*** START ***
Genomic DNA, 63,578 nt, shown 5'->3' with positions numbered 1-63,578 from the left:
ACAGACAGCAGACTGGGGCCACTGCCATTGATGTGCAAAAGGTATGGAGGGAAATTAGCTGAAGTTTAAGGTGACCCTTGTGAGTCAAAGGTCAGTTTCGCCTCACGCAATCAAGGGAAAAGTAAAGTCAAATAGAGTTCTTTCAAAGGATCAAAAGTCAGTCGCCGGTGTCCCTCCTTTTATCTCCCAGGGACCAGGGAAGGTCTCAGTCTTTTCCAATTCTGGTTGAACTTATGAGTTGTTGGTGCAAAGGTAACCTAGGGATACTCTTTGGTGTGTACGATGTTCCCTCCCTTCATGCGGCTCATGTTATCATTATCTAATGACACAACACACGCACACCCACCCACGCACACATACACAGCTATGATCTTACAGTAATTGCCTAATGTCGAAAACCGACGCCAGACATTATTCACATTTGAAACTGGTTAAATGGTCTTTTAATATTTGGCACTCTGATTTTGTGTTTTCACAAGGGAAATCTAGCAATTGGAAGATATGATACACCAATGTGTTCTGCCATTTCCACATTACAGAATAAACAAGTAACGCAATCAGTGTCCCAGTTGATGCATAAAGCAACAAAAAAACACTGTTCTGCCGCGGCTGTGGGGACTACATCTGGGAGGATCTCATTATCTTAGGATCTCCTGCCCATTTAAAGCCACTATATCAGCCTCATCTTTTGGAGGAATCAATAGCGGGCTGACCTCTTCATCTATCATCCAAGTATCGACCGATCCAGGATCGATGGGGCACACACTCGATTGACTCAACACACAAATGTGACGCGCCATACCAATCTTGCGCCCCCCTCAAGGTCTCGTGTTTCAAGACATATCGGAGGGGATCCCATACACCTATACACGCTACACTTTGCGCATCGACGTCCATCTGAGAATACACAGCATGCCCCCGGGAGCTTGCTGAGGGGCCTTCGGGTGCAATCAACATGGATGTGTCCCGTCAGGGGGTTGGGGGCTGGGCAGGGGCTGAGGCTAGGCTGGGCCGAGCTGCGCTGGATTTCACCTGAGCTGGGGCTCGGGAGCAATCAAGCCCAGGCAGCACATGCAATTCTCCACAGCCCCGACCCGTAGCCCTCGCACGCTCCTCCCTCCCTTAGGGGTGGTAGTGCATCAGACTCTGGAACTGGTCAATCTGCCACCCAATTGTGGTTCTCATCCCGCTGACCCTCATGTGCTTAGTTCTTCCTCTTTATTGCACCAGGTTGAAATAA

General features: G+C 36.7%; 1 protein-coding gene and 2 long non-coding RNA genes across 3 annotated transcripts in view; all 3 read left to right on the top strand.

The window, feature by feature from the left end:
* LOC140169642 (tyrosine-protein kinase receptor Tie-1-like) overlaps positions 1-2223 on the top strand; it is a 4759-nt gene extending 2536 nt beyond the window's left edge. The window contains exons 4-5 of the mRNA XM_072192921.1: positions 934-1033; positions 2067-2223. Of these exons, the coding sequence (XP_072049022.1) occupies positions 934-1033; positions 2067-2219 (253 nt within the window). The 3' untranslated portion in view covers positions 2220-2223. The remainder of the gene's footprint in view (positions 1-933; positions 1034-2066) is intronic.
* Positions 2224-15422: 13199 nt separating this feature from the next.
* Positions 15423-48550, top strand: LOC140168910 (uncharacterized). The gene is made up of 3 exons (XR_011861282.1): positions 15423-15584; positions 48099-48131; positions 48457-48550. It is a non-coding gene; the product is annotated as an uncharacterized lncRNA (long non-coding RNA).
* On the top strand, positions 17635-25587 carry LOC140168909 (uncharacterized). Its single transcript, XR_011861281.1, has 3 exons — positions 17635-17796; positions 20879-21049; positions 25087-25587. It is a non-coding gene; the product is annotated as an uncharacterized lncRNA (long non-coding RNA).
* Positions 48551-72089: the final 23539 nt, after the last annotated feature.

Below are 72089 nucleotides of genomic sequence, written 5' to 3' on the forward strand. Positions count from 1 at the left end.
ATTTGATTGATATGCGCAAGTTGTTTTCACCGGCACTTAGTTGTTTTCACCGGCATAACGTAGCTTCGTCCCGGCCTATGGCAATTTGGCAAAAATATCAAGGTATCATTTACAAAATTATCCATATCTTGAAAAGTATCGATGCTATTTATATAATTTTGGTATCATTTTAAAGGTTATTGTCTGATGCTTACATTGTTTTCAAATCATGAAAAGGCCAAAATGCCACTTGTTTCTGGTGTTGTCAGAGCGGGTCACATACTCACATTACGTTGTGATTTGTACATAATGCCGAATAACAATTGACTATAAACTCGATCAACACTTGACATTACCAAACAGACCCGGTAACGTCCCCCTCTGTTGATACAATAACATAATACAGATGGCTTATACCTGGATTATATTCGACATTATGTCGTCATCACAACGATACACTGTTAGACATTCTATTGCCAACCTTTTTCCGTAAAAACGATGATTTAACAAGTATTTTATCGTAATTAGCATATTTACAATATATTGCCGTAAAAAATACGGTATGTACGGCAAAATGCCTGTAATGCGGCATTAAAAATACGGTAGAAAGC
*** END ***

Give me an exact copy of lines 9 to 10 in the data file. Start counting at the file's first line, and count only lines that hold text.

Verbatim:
* Positions 48551-72089: the final 23539 nt, after the last annotated feature.

Below are 72089 nucleotides of genomic sequence, written 5' to 3' on the forward strand. Positions count from 1 at the left end.